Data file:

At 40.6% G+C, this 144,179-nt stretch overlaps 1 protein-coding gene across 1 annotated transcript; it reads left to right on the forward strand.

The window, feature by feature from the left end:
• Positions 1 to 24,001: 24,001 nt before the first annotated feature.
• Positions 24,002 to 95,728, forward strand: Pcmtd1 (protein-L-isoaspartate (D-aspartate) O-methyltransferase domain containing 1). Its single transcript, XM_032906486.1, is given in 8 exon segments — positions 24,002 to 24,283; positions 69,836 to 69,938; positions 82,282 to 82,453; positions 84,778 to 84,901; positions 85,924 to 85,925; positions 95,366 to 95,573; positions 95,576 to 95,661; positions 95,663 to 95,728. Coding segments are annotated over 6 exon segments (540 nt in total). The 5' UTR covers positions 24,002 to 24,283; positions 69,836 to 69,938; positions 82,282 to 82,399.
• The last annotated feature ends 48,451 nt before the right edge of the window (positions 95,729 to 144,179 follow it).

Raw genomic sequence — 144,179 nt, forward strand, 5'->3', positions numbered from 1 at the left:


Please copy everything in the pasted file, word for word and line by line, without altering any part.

At 40.6% G+C, this 144,179-nt stretch overlaps 1 protein-coding gene across 1 annotated transcript; it reads left to right on the forward strand.

The window, feature by feature from the left end:
• Positions 1 to 24,001: 24,001 nt before the first annotated feature.
• Positions 24,002 to 95,728, forward strand: Pcmtd1 (protein-L-isoaspartate (D-aspartate) O-methyltransferase domain containing 1). Its single transcript, XM_032906486.1, is given in 8 exon segments — positions 24,002 to 24,283; positions 69,836 to 69,938; positions 82,282 to 82,453; positions 84,778 to 84,901; positions 85,924 to 85,925; positions 95,366 to 95,573; positions 95,576 to 95,661; positions 95,663 to 95,728. Coding segments are annotated over 6 exon segments (540 nt in total). The 5' UTR covers positions 24,002 to 24,283; positions 69,836 to 69,938; positions 82,282 to 82,399.
• The last annotated feature ends 48,451 nt before the right edge of the window (positions 95,729 to 144,179 follow it).

Raw genomic sequence — 144,179 nt, forward strand, 5'->3', positions numbered from 1 at the left: